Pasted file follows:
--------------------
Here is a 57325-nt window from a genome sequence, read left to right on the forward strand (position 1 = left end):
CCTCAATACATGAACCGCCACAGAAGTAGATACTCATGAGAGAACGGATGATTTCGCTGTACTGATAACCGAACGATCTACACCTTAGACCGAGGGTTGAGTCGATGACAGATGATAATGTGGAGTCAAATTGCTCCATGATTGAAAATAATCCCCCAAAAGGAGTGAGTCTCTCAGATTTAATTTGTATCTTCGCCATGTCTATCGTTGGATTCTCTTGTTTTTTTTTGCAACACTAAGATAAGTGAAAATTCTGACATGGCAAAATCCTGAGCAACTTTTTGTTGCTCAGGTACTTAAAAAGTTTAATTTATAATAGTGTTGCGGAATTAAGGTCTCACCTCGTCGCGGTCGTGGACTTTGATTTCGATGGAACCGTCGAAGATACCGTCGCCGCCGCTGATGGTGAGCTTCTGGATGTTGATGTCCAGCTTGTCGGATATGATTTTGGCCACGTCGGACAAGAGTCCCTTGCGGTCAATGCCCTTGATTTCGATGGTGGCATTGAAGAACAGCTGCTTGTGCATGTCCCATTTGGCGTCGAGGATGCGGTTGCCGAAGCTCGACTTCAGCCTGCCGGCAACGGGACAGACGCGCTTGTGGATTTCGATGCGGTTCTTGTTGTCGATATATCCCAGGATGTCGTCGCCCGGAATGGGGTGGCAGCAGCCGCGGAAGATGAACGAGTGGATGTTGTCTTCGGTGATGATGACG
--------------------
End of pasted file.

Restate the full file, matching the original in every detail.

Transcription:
Here is a 57325-nt window from a genome sequence, read left to right on the forward strand (position 1 = left end):
CCTCAATACATGAACCGCCACAGAAGTAGATACTCATGAGAGAACGGATGATTTCGCTGTACTGATAACCGAACGATCTACACCTTAGACCGAGGGTTGAGTCGATGACAGATGATAATGTGGAGTCAAATTGCTCCATGATTGAAAATAATCCCCCAAAAGGAGTGAGTCTCTCAGATTTAATTTGTATCTTCGCCATGTCTATCGTTGGATTCTCTTGTTTTTTTTTGCAACACTAAGATAAGTGAAAATTCTGACATGGCAAAATCCTGAGCAACTTTTTGTTGCTCAGGTACTTAAAAAGTTTAATTTATAATAGTGTTGCGGAATTAAGGTCTCACCTCGTCGCGGTCGTGGACTTTGATTTCGATGGAACCGTCGAAGATACCGTCGCCGCCGCTGATGGTGAGCTTCTGGATGTTGATGTCCAGCTTGTCGGATATGATTTTGGCCACGTCGGACAAGAGTCCCTTGCGGTCAATGCCCTTGATTTCGATGGTGGCATTGAAGAACAGCTGCTTGTGCATGTCCCATTTGGCGTCGAGGATGCGGTTGCCGAAGCTCGACTTCAGCCTGCCGGCAACGGGACAGACGCGCTTGTGGATTTCGATGCGGTTCTTGTTGTCGATATATCCCAGGATGTCGTCGCCCGGAATGGGGTGGCAGCAGCCGCGGAAGATGAACGAGTGGATGTTGTCTTCGGTGATGATGACG